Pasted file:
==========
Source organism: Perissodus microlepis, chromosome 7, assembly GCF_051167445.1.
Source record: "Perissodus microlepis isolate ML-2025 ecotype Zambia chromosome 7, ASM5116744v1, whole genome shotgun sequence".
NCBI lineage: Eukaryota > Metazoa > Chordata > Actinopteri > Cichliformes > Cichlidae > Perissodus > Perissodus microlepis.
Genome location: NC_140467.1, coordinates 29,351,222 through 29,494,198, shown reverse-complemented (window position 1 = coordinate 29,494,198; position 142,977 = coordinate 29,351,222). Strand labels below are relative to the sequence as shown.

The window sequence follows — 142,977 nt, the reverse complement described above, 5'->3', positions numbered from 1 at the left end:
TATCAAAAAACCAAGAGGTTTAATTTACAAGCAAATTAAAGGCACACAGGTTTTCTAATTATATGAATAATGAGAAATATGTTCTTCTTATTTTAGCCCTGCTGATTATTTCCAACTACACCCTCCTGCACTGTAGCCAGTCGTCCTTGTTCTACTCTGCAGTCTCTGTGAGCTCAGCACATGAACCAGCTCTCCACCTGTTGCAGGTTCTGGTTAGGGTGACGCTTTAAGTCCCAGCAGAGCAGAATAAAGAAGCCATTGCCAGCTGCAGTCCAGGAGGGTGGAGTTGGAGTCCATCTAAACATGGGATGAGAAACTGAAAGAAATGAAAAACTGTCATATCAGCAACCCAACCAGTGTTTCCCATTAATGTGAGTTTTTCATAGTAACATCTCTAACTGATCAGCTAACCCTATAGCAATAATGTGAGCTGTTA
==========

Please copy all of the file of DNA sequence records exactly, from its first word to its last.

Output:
Source organism: Perissodus microlepis, chromosome 7, assembly GCF_051167445.1.
Source record: "Perissodus microlepis isolate ML-2025 ecotype Zambia chromosome 7, ASM5116744v1, whole genome shotgun sequence".
NCBI lineage: Eukaryota > Metazoa > Chordata > Actinopteri > Cichliformes > Cichlidae > Perissodus > Perissodus microlepis.
Genome location: NC_140467.1, coordinates 29,351,222 through 29,494,198, shown reverse-complemented (window position 1 = coordinate 29,494,198; position 142,977 = coordinate 29,351,222). Strand labels below are relative to the sequence as shown.

The window sequence follows — 142,977 nt, the reverse complement described above, 5'->3', positions numbered from 1 at the left end:
TATCAAAAAACCAAGAGGTTTAATTTACAAGCAAATTAAAGGCACACAGGTTTTCTAATTATATGAATAATGAGAAATATGTTCTTCTTATTTTAGCCCTGCTGATTATTTCCAACTACACCCTCCTGCACTGTAGCCAGTCGTCCTTGTTCTACTCTGCAGTCTCTGTGAGCTCAGCACATGAACCAGCTCTCCACCTGTTGCAGGTTCTGGTTAGGGTGACGCTTTAAGTCCCAGCAGAGCAGAATAAAGAAGCCATTGCCAGCTGCAGTCCAGGAGGGTGGAGTTGGAGTCCATCTAAACATGGGATGAGAAACTGAAAGAAATGAAAAACTGTCATATCAGCAACCCAACCAGTGTTTCCCATTAATGTGAGTTTTTCATAGTAACATCTCTAACTGATCAGCTAACCCTATAGCAATAATGTGAGCTGTTA